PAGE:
Fall and the Harvest Moon
Wednesday gratefuls: Fall. Changing Aspen Leaves. Willows. Dogwood. That little furry Animal scurrying into the Woods last night. Chekov. Acting. Emotion. Truth. The waning Harvest Moon. Joseph. Bio-hazard cleaners. Abandoned property realtors. Jon. His ashes. Kate, always Kate. Ruth, a good day yesterday. Jen. Gabe.
Sparks of Joy and Awe: Acting
Over to Evergreen Mortuary. Second time in two years to pick up the ashes of a loved family member. On the way home Joseph said, Don’t make this an annual thing. Yeah.
Heavy. The gravity of that small box. Once in my living room, wondering about retirement on disability. Once in his studio cleaning up some discarded metal. Once on the slopes of A-Basin, on skis he had made. Where he most felt himself. Once at the birth of children. Now in a plastic container in a small paper sack along with certificates of his death.
Neat and tidy. Yet a definitely, defiantly messy and untidy life. The artist. The father. The stepson. The teacher. The friend. The man who dreamed and failed to execute. The sick man, troubled by illnesses both mental and physical, serious ones. The angry man who raged against injustice. Who sought to right it in his chosen world, teaching art to a diverse elementary school in a poor neighborhood.
That small box. So weighty. Held in his brother’s hands as we left the mortuary. Jon.
Marty came. The stager. A porkpie hat and a Range Rover. Upbeat. Task focused. Taking pictures with her phone. Running commentary on this. Love the industrial look. Oh, Stickley. I have this, too. What a great space. Let’s move that bookcase up to the formal dining room. Maybe that chair back upstairs. Yes. Love that painting. My eyes keep being drawn to it. Can those strips come up?
She’ll send me a staging sheet by Monday. Joe came along for the tour. He just sold his house in Georgia. Flush with real estate knowledge. Engaged now with Jon’s house and Dad’s.
Hawai’i moving closer. Still distant, but pieces of the project coming to life. Robin comes next week for our first three hour session. Pruning. Deaccessioning my life in stuff. Purging. Suppose it’s sort of like constipation, all this stuff. Can’t move on until it clears out.
I can hear the waves of the Pacific beating on the North Shore of Oahu. Aloha Rocky Mountains.
Acting. So tired last night when I went. Almost didn’t go. Maybe just leave it. No. Signed up. $325. Loved the last class. And Tal’s teaching. In the car headed down Black Mountain Drive toward Evergreen. Mule Deer out along the road. The Arapaho Forest. Upper Maxwell Falls and the few cars left at 6 pm. Denverites most likely. A pre-fall hike, after work.
Following the curves I know well. Seeing the Mountains rise, Maxwell Creek still full from late rains. The occasional gold flecks in the pannier of the Mountain side.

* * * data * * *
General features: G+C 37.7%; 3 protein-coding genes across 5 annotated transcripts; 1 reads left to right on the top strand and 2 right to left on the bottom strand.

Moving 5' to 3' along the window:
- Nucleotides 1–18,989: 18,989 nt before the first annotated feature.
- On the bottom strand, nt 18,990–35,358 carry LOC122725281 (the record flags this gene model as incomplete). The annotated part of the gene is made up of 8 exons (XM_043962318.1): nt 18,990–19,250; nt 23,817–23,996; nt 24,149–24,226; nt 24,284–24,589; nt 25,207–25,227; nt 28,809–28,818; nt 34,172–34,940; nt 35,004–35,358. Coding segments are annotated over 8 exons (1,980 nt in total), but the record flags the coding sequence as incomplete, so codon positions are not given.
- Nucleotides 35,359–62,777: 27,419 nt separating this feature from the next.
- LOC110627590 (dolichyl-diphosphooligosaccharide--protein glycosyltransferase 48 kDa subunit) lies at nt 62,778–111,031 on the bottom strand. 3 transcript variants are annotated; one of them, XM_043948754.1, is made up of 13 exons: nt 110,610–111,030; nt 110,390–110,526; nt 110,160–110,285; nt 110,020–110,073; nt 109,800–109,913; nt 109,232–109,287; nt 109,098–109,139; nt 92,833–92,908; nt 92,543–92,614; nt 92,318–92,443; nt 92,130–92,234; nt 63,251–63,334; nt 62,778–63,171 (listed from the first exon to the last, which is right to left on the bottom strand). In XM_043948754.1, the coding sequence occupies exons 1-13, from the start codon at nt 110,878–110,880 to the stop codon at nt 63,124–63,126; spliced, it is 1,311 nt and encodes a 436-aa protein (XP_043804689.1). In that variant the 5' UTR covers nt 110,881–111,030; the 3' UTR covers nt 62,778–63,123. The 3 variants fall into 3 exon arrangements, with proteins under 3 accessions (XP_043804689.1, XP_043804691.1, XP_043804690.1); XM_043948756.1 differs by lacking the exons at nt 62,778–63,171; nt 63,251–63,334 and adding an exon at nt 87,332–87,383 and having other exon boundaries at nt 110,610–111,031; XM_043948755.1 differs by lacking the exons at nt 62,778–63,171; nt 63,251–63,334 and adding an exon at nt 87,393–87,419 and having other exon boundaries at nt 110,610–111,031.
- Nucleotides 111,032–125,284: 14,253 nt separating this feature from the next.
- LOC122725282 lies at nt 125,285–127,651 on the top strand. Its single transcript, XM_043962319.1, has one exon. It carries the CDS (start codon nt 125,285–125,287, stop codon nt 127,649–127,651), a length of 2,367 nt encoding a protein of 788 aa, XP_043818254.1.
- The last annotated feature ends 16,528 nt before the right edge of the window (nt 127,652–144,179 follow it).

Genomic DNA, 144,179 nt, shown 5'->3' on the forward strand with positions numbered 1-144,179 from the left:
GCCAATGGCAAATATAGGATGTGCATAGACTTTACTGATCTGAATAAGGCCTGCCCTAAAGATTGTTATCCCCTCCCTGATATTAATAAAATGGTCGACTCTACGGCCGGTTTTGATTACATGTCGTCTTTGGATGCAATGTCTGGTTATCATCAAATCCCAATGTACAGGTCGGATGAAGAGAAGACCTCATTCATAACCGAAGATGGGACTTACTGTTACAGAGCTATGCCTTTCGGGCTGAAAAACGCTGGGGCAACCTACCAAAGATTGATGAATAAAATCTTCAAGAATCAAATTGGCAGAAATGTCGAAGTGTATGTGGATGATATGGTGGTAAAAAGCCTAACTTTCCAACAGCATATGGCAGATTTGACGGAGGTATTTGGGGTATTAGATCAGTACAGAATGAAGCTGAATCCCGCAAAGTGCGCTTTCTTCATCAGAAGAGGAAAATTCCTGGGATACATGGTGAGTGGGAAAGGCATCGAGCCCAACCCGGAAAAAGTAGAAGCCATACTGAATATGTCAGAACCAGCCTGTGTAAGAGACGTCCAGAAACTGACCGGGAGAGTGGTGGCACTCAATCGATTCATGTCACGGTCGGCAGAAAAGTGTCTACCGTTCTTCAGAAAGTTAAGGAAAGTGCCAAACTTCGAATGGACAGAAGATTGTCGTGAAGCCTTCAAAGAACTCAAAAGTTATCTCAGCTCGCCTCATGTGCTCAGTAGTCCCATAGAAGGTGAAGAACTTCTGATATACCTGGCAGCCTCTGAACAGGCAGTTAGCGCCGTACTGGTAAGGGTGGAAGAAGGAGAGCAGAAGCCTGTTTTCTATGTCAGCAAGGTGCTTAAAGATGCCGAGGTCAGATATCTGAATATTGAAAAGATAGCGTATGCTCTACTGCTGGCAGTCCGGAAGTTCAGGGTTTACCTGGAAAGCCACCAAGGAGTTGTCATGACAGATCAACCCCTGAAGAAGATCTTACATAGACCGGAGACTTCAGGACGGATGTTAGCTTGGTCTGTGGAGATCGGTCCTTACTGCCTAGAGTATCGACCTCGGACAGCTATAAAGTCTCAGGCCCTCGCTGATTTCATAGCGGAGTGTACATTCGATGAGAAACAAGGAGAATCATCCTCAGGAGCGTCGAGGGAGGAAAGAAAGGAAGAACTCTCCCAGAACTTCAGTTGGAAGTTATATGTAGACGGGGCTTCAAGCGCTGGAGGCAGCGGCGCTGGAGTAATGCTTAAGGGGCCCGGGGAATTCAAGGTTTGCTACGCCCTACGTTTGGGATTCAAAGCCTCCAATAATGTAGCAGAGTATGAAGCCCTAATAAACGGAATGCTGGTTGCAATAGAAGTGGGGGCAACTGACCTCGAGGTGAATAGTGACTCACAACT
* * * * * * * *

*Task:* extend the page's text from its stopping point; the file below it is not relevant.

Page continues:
Tal cut his hair. Shaved. Importance of Being Earnest at Stage Door. Nikkia. An East Indian like Joe? So young. 25. Tal only 27? That woman from the performance for the old folks. The one who took the sword and danced around the bodies. A timid woman. I’ll remember their names after next time.
Tal starts and ends his classes with a question. The first one, after reading Chekov’s 8 characteristics of a civilized person, what is a civilized person. Expected, safe responses. Respect for the other. Care in relationships. Me: I don’t want to be a civilized person. Look at what the civilized people of Chekov’s day did to the world. Imperial Russia. I’ll go with Whitman’s barbaric yap.
Clapping together. Harder than it looks. My reaction times, a hair off. 75 year old eyes? Distractions? Got better. Walking. Feel the soles of your feet. Your ankles. Your calves. How they move. Make the hips act. Change your gate.
A Strasberg warmup. How do I feel? You stand up and say How do I feel and answer honestly. My turn. I feel sad. I feel exhausted. I feel weary. I feel bored. I feel relieved. I feel angry. I feel loved. I feel…and I let out a big sigh.
After the clapping and the walking and the tightening and releasing work I’d begun to loosen. Emotional knots becoming untied. The Strasberg work put me at last in the room, attentive.
A Tal lesson on the Five Questions. Learned these in scene study this spring. The answers are in the script and they determine how you approach the character. Who am I? Where and when am I? What do I want? What do I do when I do or don’t get what I want? Distilled by the director of the Yale Drama program. Which is three years long and starts with a year of Chekhov, then a year of Shakespeare, and finally a year of new work in collaboration with the playwrights program there.
After that our first acquaintance with the scenes Tal has chosen for us. Reading. The fun part. Speaking the words of another. Sending them out there. Trying to know what the character wants. Who he is. Where and when he is. Early. Fun.
Last question as the evening came to an end. What gets in the way of love? Fear. Lack of vulnerability. Judgment. Ego. I wanted to dive in with the work the Ancient Brothers had done, but resisted. Taking up the right amount of space.
Home late. A sweet conversation with Joe. Then bed. So nice to have him there when I got back.